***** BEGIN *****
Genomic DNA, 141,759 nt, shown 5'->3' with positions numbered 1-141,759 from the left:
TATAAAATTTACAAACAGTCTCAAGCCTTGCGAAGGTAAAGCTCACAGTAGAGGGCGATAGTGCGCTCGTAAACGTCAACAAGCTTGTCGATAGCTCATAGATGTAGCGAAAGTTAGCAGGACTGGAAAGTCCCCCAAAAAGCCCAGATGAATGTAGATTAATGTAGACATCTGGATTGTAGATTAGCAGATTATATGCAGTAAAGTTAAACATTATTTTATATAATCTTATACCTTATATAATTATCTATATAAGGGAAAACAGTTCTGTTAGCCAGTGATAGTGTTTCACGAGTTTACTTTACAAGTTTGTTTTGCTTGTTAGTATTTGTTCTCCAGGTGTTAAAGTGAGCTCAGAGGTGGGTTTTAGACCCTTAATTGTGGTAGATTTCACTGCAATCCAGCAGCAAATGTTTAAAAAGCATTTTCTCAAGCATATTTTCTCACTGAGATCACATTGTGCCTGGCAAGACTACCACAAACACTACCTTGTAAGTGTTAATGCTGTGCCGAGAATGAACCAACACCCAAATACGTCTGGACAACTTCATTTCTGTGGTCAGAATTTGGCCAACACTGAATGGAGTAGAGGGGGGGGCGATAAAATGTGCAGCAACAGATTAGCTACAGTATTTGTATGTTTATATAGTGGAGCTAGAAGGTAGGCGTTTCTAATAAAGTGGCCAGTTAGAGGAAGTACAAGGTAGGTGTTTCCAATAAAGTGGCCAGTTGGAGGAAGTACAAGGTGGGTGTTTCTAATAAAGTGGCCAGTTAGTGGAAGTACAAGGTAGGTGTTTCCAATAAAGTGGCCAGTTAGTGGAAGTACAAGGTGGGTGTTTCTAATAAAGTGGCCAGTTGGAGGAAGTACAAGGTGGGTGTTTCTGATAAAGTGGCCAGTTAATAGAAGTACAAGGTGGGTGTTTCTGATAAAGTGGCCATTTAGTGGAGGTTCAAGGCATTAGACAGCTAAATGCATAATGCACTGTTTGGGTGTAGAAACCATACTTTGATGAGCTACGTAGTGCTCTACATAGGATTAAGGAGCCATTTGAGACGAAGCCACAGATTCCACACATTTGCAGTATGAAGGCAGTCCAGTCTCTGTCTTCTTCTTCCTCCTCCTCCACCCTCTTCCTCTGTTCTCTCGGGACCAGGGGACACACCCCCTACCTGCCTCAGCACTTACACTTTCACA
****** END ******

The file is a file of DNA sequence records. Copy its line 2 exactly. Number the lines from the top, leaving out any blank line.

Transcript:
TATAAAATTTACAAACAGTCTCAAGCCTTGCGAAGGTAAAGCTCACAGTAGAGGGCGATAGTGCGCTCGTAAACGTCAACAAGCTTGTCGATAGCTCATAGATGTAGCGAAAGTTAGCAGGACTGGAAAGTCCCCCAAAAAGCCCAGATGAATGTAGATTAATGTAGACATCTGGATTGTAGATTAGCAGATTATATGCAGTAAAGTTAAACATTATTTTATATAATCTTATACCTTATATAATTATCTATATAAGGGAAAACAGTTCTGTTAGCCAGTGATAGTGTTTCACGAGTTTACTTTACAAGTTTGTTTTGCTTGTTAGTATTTGTTCTCCAGGTGTTAAAGTGAGCTCAGAGGTGGGTTTTAGACCCTTAATTGTGGTAGATTTCACTGCAATCCAGCAGCAAATGTTTAAAAAGCATTTTCTCAAGCATATTTTCTCACTGAGATCACATTGTGCCTGGCAAGACTACCACAAACACTACCTTGTAAGTGTTAATGCTGTGCCGAGAATGAACCAACACCCAAATACGTCTGGACAACTTCATTTCTGTGGTCAGAATTTGGCCAACACTGAATGGAGTAGAGGGGGGGGCGATAAAATGTGCAGCAACAGATTAGCTACAGTATTTGTATGTTTATATAGTGGAGCTAGAAGGTAGGCGTTTCTAATAAAGTGGCCAGTTAGAGGAAGTACAAGGTAGGTGTTTCCAATAAAGTGGCCAGTTGGAGGAAGTACAAGGTGGGTGTTTCTAATAAAGTGGCCAGTTAGTGGAAGTACAAGGTAGGTGTTTCCAATAAAGTGGCCAGTTAGTGGAAGTACAAGGTGGGTGTTTCTAATAAAGTGGCCAGTTGGAGGAAGTACAAGGTGGGTGTTTCTGATAAAGTGGCCAGTTAATAGAAGTACAAGGTGGGTGTTTCTGATAAAGTGGCCATTTAGTGGAGGTTCAAGGCATTAGACAGCTAAATGCATAATGCACTGTTTGGGTGTAGAAACCATACTTTGATGAGCTACGTAGTGCTCTACATAGGATTAAGGAGCCATTTGAGACGAAGCCACAGATTCCACACATTTGCAGTATGAAGGCAGTCCAGTCTCTGTCTTCTTCTTCCTCCTCCTCCACCCTCTTCCTCTGTTCTCTCGGGACCAGGGGACACACCCCCTACCTGCCTCAGCACTTACACTTTCACA